The Vietnamese American Cultural Alliance has given Dinh a $100,000 budget, thanks to a fundraising campaign, and will also pay him $40,000 to complete the monument that will sit in the parking lot on Bolsa Avenue. Its completion is scheduled for May.
“Of Two Lineages” was inspired, in part, by a Vietnamese legend about a king from the lowlands in Vietnam who marries a princess from the highlands. They have 100 children but do not get along and ultimately move to their respective kingdoms.
The father takes 50 of the kids back to the lowlands and the mother takes the other 50 to the mountainous highlands.
The 100 children become the ancestors of all of the Vietnamese people.
The welded-steel column in the center of the display represents the highlands and will be composed of 100 facets. The plaza, where there will be seating, represents the lowlands.
The benches’ backrests will likely bear portraits of 100 different Vietnamese-Americans.
Dinh said he would like to work with UC Irvine’s Vietnamese American Oral History Project and use its photographs as models for the portraits. He may help develop a way for visitors to find those people’s stories on a website.
“I’m thrilled for James and am excited that he got the commission,” said Tram Le, the associate director for the Oral History Project, who noted that they had cursory talks about working together when he first applied. “We would love to work with him.”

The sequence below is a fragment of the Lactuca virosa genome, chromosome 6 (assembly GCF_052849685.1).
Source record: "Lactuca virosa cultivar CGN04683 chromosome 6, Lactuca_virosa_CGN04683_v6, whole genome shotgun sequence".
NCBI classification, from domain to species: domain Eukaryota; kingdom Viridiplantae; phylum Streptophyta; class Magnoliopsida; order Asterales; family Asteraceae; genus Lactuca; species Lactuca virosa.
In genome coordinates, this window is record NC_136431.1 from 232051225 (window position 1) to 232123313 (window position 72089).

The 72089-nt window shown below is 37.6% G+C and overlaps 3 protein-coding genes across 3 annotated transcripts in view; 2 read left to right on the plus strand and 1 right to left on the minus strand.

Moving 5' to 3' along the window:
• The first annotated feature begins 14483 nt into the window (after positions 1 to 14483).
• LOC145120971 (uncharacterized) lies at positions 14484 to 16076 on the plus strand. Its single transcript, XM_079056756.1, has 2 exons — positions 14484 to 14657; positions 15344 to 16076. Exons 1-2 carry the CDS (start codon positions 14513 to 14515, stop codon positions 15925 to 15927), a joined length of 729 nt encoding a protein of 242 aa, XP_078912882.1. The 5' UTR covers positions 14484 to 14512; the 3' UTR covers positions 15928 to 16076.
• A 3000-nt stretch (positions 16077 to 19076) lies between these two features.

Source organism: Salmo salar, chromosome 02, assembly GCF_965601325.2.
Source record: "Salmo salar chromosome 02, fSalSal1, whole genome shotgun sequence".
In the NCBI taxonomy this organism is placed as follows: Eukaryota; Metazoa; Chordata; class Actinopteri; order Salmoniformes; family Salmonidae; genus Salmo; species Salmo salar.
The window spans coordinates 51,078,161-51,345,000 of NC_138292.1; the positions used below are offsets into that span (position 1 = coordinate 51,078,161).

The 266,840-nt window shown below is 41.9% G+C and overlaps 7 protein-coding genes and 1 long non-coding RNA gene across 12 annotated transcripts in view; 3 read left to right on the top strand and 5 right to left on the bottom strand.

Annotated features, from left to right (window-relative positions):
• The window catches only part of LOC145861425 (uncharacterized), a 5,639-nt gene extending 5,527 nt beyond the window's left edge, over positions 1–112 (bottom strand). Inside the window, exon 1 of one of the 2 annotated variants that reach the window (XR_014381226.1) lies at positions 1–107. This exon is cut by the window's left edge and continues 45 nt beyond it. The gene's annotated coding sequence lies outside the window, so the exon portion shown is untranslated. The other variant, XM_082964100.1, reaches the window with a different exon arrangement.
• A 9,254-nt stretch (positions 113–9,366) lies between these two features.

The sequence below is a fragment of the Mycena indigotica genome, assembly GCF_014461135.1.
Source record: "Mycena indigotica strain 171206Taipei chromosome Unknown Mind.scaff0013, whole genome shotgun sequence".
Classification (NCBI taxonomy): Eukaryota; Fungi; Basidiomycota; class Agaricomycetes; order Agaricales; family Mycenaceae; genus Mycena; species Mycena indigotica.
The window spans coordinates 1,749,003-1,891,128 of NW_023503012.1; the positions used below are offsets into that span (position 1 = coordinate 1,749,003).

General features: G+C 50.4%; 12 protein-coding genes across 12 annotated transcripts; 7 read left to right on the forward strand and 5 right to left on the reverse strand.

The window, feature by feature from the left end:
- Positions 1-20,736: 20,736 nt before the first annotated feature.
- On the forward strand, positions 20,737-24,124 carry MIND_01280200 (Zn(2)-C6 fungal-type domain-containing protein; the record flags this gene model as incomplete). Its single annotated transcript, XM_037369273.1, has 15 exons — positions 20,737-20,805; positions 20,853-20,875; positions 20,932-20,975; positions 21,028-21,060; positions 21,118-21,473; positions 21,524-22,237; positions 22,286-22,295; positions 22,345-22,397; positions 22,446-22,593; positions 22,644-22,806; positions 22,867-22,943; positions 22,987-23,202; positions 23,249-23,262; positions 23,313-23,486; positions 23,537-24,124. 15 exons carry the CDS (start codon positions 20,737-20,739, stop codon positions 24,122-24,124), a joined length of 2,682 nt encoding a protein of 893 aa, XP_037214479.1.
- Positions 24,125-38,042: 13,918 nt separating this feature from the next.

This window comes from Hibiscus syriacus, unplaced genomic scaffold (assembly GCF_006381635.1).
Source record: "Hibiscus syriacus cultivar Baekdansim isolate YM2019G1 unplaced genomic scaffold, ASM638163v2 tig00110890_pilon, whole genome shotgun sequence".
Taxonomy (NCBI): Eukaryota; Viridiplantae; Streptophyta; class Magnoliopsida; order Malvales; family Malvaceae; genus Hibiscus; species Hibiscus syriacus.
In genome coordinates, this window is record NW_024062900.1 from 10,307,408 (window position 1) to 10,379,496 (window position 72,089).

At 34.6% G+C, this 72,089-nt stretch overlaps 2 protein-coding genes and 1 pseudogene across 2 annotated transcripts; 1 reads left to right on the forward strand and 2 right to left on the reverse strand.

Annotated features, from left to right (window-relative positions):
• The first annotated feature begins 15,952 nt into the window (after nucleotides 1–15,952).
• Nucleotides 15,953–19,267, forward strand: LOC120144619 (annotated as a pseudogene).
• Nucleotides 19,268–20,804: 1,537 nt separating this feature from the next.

Selecting an artist for the Courage to Rebuild project has been a months-long endeavor that included an international call for artists to apply. There were 59 applications, narrowed to four designs.
In May, the alliance held a two-day public election when 400 people voted. Even though each design received strong support, said project manager Andrea Harris McGee, Dinh’s design came out on top. The public’s favorite received one vote on a five-member selection committee.
“We had a lot of great artists apply,” Harris McGee said. “But it will be great to work with James. He hit all the points the committee was looking for.”
The column will resemble both a Vietnamese lantern – especially when it glows blue at night – and bamboo, Harris McGee said, symbolizing strength and flexibility.
The drought-tolerant plants in the plaza will provide shade and create a relaxing, Zen-like atmosphere for visitors. Dinh does a lot of public artwork; by trade, he is a landscape architect.
And that blue light that comes on when the sun goes down will “act as a beacon and draw people in,” Harris McGee said.
“I incorporated the legend,” Dinh said about his design, “because it is a founding legend of Vietnam. There is an aspect of building to it.
“I grew up in Cerritos, but I remember as a kid my parents taking me to Little Saigon,” he continued. “I’ve seen it evolve into what it is today.”
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